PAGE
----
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Old 18-01-2020, 04:42   #1
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A couple of questions on dinghy and motor logistics

Hello all!
Just got our tender for our Landfall! So now we are one step closer to being prepared to @&ck off!!
We have some logistics questions:
1) anybody have any cheap hacks/ advice on getting the outboard up and mounted on the bracket on the boat without breaking ones back if you don’t have a pulley /crane system? I assume you start with purchasing a harness and then...????

2) hacks on getting the dinghy safely stowed on board for long distance or canal passages? In theory one could use the main halyard?

3) for long day sails with good weather forecast I am thinking tow boat with motor safely mounted on sailboat. Dinghy tucked in ? Or.....

Any links or redirects welcome.

Thanks! LauraLee
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Old 18-01-2020, 05:35   #2
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Re: A couple of questions on dinghy and motor logigistics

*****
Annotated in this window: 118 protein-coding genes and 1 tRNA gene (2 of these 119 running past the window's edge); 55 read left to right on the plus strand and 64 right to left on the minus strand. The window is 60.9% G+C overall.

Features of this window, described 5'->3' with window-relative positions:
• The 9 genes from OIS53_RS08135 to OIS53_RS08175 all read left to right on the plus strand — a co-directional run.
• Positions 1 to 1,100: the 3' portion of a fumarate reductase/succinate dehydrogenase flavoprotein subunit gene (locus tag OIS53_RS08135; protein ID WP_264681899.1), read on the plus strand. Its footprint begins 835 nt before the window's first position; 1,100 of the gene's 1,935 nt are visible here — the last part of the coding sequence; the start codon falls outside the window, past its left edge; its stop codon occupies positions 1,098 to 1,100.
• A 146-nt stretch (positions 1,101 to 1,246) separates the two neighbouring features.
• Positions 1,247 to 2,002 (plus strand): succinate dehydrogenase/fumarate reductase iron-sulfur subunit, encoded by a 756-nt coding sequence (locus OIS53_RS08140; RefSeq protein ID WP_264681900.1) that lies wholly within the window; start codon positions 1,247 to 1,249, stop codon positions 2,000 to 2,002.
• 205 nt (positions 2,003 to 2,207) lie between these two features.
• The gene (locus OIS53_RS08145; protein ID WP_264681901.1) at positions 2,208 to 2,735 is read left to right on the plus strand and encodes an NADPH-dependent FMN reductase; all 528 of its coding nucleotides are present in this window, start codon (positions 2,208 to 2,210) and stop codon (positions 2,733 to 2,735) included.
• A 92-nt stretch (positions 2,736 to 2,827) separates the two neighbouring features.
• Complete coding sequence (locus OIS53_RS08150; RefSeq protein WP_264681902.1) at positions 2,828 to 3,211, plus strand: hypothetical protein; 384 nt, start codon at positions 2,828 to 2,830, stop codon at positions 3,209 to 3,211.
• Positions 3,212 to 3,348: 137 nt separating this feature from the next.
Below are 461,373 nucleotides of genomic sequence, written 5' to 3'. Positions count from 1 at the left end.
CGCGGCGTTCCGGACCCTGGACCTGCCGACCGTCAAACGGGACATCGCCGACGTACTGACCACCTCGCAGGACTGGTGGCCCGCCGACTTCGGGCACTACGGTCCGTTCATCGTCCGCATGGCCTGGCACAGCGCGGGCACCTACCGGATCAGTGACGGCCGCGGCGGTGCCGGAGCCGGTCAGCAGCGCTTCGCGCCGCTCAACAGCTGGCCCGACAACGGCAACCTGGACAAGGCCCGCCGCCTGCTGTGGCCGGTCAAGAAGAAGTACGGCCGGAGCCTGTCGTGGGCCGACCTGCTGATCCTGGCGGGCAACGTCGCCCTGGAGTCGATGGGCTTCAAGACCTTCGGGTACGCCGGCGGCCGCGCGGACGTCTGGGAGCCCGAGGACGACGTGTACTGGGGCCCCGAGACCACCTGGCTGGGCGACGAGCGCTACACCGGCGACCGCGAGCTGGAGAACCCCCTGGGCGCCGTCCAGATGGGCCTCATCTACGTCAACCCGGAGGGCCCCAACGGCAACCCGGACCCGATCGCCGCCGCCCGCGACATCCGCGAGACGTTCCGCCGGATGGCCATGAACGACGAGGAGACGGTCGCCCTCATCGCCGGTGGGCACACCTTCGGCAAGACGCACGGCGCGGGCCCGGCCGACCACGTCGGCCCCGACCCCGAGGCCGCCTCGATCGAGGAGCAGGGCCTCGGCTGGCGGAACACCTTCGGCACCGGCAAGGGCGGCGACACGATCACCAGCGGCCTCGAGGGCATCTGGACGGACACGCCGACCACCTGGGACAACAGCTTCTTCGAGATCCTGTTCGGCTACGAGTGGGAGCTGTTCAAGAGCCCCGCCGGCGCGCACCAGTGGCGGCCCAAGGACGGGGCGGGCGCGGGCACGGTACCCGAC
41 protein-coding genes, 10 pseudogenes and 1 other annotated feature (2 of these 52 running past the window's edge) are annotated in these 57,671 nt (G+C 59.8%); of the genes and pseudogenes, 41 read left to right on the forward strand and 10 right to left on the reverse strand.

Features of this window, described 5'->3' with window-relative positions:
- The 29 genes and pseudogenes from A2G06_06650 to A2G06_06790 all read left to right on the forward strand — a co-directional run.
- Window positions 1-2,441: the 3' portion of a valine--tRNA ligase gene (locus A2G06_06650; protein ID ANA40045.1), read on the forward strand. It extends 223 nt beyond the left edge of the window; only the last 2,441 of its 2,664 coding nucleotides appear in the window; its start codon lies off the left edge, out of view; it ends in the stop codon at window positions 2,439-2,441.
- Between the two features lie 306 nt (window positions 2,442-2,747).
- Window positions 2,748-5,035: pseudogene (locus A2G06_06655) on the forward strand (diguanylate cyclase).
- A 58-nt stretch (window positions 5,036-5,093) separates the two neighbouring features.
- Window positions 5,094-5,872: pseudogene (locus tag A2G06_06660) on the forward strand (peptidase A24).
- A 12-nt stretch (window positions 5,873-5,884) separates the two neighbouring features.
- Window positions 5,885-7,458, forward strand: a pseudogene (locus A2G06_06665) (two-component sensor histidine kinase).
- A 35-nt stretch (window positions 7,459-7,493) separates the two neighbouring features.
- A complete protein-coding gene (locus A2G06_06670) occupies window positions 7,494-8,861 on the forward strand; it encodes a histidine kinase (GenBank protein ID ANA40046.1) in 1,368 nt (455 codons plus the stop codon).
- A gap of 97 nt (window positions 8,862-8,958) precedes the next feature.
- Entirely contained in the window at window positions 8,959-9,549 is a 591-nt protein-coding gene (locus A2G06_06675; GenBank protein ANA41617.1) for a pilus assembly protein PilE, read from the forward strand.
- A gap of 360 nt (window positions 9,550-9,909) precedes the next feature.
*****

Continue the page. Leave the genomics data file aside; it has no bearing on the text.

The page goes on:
I prefer to leave the outboard on the transom...then lift the dingy , with motor , up with a spin halyard and store on foredeck

Motor always stays on ..I cut the transom out and hindge it ..the motor tips into the dingy ..the height and length profile of the dingy plus motor is now the same as the profile of the dingy without motor
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Old 18-01-2020, 05:37   #3
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Re: A couple of questions on dinghy and motor logigistics

In the end your back will think davits are cheap.
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Old 18-01-2020, 06:03   #4
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Re: A couple of questions on dinghy and motor logigistics

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In the end your back will think davits are cheap.
Some boats can’t handle Davits ..Davit hung dingies are not happy at sea

David hung dingies are a pain in the ass if you are in a region we’re you dock stern too

Everything on boats is a compromise..davits included
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Old 18-01-2020, 06:04   #5